What Are You Stitching?
21st February 2020
The tree of life symbolises a connection to creation, but trees themselves are also bringers of shade, comfort, sustenance and remembrance. In fact, there is very little that a tree doesn’t offer up in our world, so we thought we would bring you some beautifully stitched trees from our readers.
‘This silver birch is a Jo Butcher design which I stitched for my husband for his birthday this year. As a school principal he planted silver birches at every school he worked in as well as at our various homes.’
‘When we downsized a few years ago he discovered the trees wouldn’t grow well in our seaside environment, hence this picture. Now he can have a silver birch wherever he goes.’
Robyn, your silver birch is beautiful and a fitting reminder for your husband and the work he did. How wonderful that he left a botanical legacy at all his past schools – we’re sure he enjoys seeing this wonderful piece on the wall each time he passes by.
‘I completed this wall hanging for the San Francisco School of Needlework and Design challenge, entitled ‘Healing and Reflection’. The artwork, designed by my sister Christina Baldwin, was scanned into the computer and printed onto fabric.’
‘I then used watercolor pencils to color and shade the image. I crazy quilted the background using various cotton fabrics. Eyelash yarn was couched down to give a grassy feel. The treetops are done with a needle punch, and the tree trunks feature different colored hemp cord twisted and couched down. Sloppy French knots, stumpwork, ribbon work and ribbon embroidery, various stitches, some mushrooms, turtle beads and vintage flower beads completed the picture.’
What a wonderful interpretation of your sister’s artwork Nina. The way you have incorporated so many different materials and techniques makes this a truly unique piece.
‘Here is an embroidery I have recently finished – Roger the Rhinoceros by Hazel Blomkamp. I am a self-taught embroiderer who hasn’t stitched many things before.
My mother said that she was going to learn to knit when she got older, but she said that when she was 80!
You can see that craft didn’t loom large in her life which meant that I didn’t have anyone to show me how to do crafty things.
I am 68 and have been thinking about starting embroidery for several decades now – you can’t rush these things – a bit like my mother! I have to admit that I am not the neatest person in the world and all the embroidery in your magazine is so pristine I felt a bit intimidated.’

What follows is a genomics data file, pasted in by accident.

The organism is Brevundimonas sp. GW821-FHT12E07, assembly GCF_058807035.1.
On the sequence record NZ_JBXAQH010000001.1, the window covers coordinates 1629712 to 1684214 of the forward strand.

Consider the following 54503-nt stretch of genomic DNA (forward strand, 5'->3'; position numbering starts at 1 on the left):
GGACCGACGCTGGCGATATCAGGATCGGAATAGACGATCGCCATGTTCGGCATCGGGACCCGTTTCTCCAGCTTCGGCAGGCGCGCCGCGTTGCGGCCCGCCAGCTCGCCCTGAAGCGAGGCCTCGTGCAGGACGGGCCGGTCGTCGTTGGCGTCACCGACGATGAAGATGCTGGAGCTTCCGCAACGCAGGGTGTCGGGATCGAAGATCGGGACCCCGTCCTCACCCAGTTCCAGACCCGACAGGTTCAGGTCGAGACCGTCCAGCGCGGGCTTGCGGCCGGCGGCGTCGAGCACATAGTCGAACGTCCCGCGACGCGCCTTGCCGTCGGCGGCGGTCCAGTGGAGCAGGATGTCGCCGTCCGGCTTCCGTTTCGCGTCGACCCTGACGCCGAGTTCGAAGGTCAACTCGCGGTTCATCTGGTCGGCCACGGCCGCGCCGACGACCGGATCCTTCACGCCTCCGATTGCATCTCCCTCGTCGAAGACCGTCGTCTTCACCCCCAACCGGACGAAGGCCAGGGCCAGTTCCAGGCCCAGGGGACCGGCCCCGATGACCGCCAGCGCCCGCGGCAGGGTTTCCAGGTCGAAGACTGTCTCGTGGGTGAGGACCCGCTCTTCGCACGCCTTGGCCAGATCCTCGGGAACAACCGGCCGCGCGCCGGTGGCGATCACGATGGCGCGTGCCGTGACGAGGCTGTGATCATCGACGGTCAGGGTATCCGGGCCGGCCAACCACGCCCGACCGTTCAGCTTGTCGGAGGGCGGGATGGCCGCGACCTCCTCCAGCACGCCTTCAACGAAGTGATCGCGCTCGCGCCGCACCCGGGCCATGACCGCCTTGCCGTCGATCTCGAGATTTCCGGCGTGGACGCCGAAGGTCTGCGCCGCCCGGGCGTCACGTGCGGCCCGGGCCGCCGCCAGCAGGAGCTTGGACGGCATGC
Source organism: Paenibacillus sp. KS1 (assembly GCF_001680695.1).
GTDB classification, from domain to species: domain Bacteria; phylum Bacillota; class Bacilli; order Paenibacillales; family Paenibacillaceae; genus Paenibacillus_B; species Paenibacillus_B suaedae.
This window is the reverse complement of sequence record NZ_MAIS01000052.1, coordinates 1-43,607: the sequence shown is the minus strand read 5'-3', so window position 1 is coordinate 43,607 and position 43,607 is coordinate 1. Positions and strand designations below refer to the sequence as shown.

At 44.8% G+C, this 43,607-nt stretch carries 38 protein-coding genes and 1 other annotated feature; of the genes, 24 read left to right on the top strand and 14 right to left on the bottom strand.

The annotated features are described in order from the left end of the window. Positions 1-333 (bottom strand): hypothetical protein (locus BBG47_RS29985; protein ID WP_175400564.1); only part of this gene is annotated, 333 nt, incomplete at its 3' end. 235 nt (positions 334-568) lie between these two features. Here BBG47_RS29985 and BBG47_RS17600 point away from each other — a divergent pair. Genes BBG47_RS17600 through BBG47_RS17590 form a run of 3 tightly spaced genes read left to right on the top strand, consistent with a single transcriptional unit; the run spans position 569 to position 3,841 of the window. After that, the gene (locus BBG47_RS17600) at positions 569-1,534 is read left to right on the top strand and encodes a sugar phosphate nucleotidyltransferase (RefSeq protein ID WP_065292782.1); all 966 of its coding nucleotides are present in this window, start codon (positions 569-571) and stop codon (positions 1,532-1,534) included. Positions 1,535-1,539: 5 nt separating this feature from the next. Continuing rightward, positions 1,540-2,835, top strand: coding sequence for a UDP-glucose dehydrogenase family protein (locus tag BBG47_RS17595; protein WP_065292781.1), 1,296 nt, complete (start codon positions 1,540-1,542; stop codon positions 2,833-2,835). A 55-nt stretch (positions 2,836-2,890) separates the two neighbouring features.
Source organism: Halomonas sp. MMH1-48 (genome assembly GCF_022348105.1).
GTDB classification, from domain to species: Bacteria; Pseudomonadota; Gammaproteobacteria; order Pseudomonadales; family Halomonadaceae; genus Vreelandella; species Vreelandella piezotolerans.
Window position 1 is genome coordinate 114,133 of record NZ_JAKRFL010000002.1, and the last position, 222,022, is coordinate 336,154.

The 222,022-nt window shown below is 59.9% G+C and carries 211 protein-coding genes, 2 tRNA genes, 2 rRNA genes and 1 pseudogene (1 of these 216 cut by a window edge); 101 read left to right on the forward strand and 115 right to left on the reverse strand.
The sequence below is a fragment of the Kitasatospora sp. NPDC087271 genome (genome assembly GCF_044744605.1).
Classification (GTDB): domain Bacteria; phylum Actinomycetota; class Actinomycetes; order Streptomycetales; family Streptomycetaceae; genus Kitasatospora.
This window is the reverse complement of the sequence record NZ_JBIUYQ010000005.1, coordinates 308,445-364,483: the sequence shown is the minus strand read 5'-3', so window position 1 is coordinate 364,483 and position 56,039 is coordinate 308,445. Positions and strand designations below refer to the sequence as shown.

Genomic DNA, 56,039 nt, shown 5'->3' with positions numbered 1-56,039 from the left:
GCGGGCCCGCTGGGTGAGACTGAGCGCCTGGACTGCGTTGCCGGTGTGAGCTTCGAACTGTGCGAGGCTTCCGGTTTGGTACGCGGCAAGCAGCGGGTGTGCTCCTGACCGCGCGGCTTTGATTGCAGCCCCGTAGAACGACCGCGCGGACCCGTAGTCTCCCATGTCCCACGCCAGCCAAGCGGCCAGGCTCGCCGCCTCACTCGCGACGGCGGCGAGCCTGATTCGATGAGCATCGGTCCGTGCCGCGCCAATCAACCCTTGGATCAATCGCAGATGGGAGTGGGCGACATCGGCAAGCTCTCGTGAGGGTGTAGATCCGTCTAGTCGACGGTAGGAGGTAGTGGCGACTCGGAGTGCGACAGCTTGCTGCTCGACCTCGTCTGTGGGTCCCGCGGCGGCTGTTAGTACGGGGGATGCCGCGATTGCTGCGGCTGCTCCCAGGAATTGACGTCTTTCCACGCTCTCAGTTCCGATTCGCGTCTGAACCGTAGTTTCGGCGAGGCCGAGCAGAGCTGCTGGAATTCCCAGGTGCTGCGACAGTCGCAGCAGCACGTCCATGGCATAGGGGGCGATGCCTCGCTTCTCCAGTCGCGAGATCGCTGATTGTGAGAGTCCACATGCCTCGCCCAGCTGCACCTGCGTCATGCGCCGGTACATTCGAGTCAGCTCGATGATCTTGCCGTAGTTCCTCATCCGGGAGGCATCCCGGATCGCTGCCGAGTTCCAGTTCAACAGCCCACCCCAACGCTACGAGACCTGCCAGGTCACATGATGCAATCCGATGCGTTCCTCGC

‘My embroidery seemed to resemble a car wreck at times, however, I decided that I would have a go at enjoying myself regardless of the end result. I am too old to wait for perfection.
Having said that, I decided to try something really ‘easy’ like Hazel’s rhinoceros – never do anything by halves, that’s my motto! ‘How hard could that be?’ I thought to myself. So, off I went on a spectacular journey.’
‘I found that I spent some time prior to sleep each night doing my embroidery as it was a time when I could totally focus on the stitching.
I did find myself getting rather stressed when I started to do the fill-in embroidery for Roger. But then I thought to myself, ‘it doesn’t matter what stitch I do as long as I am using a stitch that I think fits into that particular space.’ This helped me relax and enjoy the journey even if it took me down quite a few side roads and dead ends.
I also gave him a new name – Kifaru which means Rhinoceros in Swahili
It has taken me about 6 months to complete, which was just in time for Christmas to give to my granddaughter as a special gift.’
What a magnificent achievement, Jill. Your embroidery is wonderful, and it sounds like your journey was worth every moment. We look forward to seeing more of your stitching as you explore further.
‘I began stitching in primary school. I was lucky that the curriculum contained handiwork. Since then I have enjoyed various types of embroidery.’
‘Since retiring I’ve joined the Embroiderers’ Guild branch in Merseyside UK, which is a lively group of likeminded people.’
Vicky, your Jacobean crewel work is lovely, and we’re glad you get to enjoy your needlework with a group of likeminded stitchers as it is certainly an important part of the stitching experience.
As always, we love showcasing the wonderful work from everyone in our community… however our cupboard of photographs is beginning to run short! So if you’ve been thinking about sending us a picture of your stitching, now is the time! Email us at firstname.lastname@example.org with a couple of photos and a few words about the piece so we can share it with all the other needlework fans out there – after all, your needlework might be just what someone else needs to inspire them to keep on stitching.